Obama Fear of Retaliation Limited Response to Russian Meddling, Book Reveals

It is the CIA director's job to identify and sound the alarm about risks to national security and "to serve as the president's honest broker of intelligence," according to Chris Whipple, bestselling author of The Gatekeepers. At a time when concerns over foreign interference in American elections is at an all-time high, this part of the job is particularly significant, yet the position inherently lacks transparency.

In his new book, The Spymasters: How the CIA Directors Shape History and the Future (Scribner, September), Whipple sheds light on the relationships between the directors and the presidents they served. Whipple's extensive interviews of the heads of the American intelligence community from the '60s to today provide insight into critical decisions around developments like 9/11, drone warfare and the lead-up to the coronavirus pandemic. In this excerpt, Whipple explores the initial discovery of Russia's interference in the 2016 presidential election and the calculations that went into moderating the American response to the Russian threat of attack. The fear: that a strong response would open the floodgates to even more cyberattacks against America—wreaking even greater chaos.

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In his seventh-floor office overlooking the wooded campus of Langley, Virginia, John Brennan sat at a conference table, hunched over his laptop. It was midnight, August 2, 2016, and the CIA director was surrounded by debris—black binders, white legal pads, a bowl of cold soup. It was not unusual for him to be there at all hours, poring over intelligence reports; in more than three years as head of the world's most powerful spy agency, Brennan often worked well into the night, trying to connect the dots of an imminent terrorist attack. But he'd never seen anything like the threat he was now confronting.

The attacks of 9/11 had been preceded by a cacophony of warnings, "red lights flashing." But this threat, in the summer of 2016, was different—more like a gathering storm. "When you're CIA director there are a lot of clouds up there," Brennan recalled. "You're looking out, and sometimes they're far off and they're forming. And you get the barometric readings. And sometimes there is that burning piece of intelligence that says: 'there's going to be an attack tomorrow.' Other times, you realize, there's something going on."

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John Brennan, Former CIA Director; NBC News Senior National Security and Intelligence Analyst, and moderator Chuck Todd appear on "Meet the Press" in Washington, D.C., Sunday, April 15, 2018. William B. Plowman/NBC/NBC Newswire/NBCUniversal/Getty

Something ominous had been going on throughout 2016, much of it in broad daylight. In March, the Russian intelligence agency, GRU, began hacking the email accounts of Clinton campaign officials, including chairman John Podesta. The following month hackers linked to Russia broke into the website of the Democratic National Committee (DNC); a huge cache of stolen emails was released on the eve of the Democratic National Convention. Equally troubling was the behavior of the eventual Republican nominee, Donald Trump, who seemed to echo Moscow's talking points. Members of his campaign staff had been in contact with officials linked to Russian intelligence. Then, in July 2016, Trump brazenly dared Moscow to illegally hack into Clinton's emails: "Russia, if you're listening, I hope you're able to find the 30,000 emails that are missing." That same day, the Russians made their first effort to break into servers used by Clinton's office.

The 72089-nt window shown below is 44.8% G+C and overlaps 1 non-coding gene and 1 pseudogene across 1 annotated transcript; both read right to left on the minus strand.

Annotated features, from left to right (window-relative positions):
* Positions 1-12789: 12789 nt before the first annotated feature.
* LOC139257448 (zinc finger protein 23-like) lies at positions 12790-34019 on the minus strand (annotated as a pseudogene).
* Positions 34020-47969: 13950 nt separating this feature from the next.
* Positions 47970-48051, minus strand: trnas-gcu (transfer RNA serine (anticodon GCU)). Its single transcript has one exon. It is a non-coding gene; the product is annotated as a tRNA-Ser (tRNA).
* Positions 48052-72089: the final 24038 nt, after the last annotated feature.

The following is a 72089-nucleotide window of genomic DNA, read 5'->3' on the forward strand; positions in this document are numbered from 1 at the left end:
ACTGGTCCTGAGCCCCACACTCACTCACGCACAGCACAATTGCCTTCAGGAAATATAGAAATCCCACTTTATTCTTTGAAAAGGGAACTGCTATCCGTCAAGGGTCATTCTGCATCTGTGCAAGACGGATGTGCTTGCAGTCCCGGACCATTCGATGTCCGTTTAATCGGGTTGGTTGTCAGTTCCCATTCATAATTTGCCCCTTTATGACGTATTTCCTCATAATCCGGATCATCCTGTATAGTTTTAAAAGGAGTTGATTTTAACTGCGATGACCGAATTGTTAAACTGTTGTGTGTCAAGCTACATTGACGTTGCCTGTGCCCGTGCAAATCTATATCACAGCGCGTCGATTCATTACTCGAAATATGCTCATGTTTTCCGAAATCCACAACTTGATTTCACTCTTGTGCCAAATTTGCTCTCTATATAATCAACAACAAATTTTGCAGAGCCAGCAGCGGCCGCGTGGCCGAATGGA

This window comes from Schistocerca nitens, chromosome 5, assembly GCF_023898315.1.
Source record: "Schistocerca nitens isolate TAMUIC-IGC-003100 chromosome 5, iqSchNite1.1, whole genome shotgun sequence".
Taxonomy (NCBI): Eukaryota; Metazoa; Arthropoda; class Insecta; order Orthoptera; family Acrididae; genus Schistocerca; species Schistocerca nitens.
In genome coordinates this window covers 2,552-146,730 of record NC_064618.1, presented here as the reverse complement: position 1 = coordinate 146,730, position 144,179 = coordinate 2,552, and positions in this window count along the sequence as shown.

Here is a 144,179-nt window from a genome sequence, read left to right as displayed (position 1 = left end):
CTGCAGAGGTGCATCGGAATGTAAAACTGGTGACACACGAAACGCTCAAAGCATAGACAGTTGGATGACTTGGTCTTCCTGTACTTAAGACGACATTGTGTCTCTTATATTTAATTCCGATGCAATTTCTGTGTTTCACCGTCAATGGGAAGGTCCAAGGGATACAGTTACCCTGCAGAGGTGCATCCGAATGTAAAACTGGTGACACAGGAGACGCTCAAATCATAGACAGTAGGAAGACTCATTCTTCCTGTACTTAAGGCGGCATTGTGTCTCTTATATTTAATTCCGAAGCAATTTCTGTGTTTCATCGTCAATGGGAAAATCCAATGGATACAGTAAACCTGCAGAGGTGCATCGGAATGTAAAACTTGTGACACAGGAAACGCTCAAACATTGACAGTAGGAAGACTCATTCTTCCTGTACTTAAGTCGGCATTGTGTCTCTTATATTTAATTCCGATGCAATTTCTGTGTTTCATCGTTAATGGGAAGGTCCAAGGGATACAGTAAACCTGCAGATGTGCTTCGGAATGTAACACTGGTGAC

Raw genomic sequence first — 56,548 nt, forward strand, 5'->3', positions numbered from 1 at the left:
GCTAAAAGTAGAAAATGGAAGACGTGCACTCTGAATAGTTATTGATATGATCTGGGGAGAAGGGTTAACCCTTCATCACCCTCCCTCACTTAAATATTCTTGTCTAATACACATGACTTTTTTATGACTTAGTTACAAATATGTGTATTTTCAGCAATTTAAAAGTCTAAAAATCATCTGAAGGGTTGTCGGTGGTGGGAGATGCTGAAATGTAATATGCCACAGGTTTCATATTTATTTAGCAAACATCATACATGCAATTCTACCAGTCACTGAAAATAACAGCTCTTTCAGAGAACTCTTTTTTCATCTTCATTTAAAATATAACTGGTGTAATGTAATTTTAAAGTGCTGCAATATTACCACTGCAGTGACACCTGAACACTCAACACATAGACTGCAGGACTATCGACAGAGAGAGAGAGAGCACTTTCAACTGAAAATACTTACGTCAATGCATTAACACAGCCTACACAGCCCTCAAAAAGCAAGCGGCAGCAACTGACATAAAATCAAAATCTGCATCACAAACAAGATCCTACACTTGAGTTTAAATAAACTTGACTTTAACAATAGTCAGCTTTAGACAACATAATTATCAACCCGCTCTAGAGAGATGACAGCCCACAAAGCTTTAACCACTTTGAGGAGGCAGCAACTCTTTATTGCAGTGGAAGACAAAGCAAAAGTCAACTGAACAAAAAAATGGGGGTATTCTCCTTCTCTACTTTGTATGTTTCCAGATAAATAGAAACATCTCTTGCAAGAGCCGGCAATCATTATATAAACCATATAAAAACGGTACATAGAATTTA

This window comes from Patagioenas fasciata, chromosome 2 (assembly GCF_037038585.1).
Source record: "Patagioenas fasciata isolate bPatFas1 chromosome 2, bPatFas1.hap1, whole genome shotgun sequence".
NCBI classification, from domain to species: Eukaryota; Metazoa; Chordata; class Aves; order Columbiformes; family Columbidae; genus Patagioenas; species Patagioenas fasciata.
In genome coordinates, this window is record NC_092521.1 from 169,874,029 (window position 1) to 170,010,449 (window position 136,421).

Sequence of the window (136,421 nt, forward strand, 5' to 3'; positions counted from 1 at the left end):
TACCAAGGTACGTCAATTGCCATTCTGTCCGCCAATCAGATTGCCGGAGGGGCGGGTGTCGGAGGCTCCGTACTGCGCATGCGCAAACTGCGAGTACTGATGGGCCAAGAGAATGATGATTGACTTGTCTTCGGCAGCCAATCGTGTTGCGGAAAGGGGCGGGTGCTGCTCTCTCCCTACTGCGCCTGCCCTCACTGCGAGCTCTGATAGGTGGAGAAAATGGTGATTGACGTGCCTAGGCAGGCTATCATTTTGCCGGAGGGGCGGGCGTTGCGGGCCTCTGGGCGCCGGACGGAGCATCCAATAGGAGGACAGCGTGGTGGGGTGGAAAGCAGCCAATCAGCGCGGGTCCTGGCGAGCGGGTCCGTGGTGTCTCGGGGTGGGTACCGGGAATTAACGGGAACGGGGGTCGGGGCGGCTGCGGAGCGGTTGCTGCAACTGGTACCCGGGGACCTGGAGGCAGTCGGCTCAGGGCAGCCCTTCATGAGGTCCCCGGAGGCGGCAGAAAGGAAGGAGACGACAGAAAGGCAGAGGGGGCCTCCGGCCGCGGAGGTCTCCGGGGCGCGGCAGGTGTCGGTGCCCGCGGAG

Putting the Pieces Together
In late July, Brennan told his experts to pull together everything they'd gathered on the Russian threat since the beginning of the year. No one was better than Brennan at sifting through and interpreting raw material from disparate sources—and he now realized it added up to one thing: The Russians were poised to launch a crippling cyberattack on the American electoral system. (Brennan and the CIA weren't yet aware of the extent of the social media disinformation campaign that would also be deployed.) The Russians' goal was not just to sow chaos and confusion but to tip the 2016 presidential election to Donald J. Trump.

And there was one other thing. According to a top-secret source, a CIA asset inside the Kremlin, the order for this unprecedented assault had come from Russian president Vladimir Putin himself.

"Ever since the fall of the Soviet Union, the United States has thought of itself as impregnable in a lot of ways," said Steven Hall, who headed the CIA's Russia operations until 2015. "We saw the Russians get into servers in the Ukrainian Parliament. We saw them attack German servers in the German Bundestag. But the idea that this would evolve into hybrid warfare—both cyberwarfare and social media disinformation—was a failure of our imagination mixed with a bit of hubris."